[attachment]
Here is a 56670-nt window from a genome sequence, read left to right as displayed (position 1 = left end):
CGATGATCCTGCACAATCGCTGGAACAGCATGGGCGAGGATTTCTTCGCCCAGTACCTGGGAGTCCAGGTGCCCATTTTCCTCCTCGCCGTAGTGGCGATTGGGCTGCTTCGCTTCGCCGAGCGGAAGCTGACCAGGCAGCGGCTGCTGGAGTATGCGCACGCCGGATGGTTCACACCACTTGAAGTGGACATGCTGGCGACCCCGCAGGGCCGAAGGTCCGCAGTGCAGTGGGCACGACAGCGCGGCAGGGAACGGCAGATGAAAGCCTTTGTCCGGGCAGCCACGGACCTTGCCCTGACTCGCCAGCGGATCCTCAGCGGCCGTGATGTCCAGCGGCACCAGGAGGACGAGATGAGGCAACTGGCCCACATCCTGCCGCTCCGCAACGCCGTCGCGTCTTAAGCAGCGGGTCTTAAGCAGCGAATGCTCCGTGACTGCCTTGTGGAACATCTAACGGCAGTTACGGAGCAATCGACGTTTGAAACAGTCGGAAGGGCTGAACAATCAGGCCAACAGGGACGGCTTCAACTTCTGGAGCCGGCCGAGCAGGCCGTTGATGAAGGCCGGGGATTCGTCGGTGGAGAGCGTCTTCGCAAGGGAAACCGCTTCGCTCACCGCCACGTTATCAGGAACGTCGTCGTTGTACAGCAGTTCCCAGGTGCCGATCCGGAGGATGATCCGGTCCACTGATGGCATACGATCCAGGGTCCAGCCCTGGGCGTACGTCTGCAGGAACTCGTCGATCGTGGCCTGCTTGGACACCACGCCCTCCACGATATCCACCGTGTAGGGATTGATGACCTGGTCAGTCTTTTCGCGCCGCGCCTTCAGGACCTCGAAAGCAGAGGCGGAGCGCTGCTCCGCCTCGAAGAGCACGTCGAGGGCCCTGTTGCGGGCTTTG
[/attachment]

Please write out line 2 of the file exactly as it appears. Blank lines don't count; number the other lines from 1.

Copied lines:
CGATGATCCTGCACAATCGCTGGAACAGCATGGGCGAGGATTTCTTCGCCCAGTACCTGGGAGTCCAGGTGCCCATTTTCCTCCTCGCCGTAGTGGCGATTGGGCTGCTTCGCTTCGCCGAGCGGAAGCTGACCAGGCAGCGGCTGCTGGAGTATGCGCACGCCGGATGGTTCACACCACTTGAAGTGGACATGCTGGCGACCCCGCAGGGCCGAAGGTCCGCAGTGCAGTGGGCACGACAGCGCGGCAGGGAACGGCAGATGAAAGCCTTTGTCCGGGCAGCCACGGACCTTGCCCTGACTCGCCAGCGGATCCTCAGCGGCCGTGATGTCCAGCGGCACCAGGAGGACGAGATGAGGCAACTGGCCCACATCCTGCCGCTCCGCAACGCCGTCGCGTCTTAAGCAGCGGGTCTTAAGCAGCGAATGCTCCGTGACTGCCTTGTGGAACATCTAACGGCAGTTACGGAGCAATCGACGTTTGAAACAGTCGGAAGGGCTGAACAATCAGGCCAACAGGGACGGCTTCAACTTCTGGAGCCGGCCGAGCAGGCCGTTGATGAAGGCCGGGGATTCGTCGGTGGAGAGCGTCTTCGCAAGGGAAACCGCTTCGCTCACCGCCACGTTATCAGGAACGTCGTCGTTGTACAGCAGTTCCCAGGTGCCGATCCGGAGGATGATCCGGTCCACTGATGGCATACGATCCAGGGTCCAGCCCTGGGCGTACGTCTGCAGGAACTCGTCGATCGTGGCCTGCTTGGACACCACGCCCTCCACGATATCCACCGTGTAGGGATTGATGACCTGGTCAGTCTTTTCGCGCCGCGCCTTCAGGACCTCGAAAGCAGAGGCGGAGCGCTGCTCCGCCTCGAAGAGCACGTCGAGGGCCCTGTTGCGGGCTTTG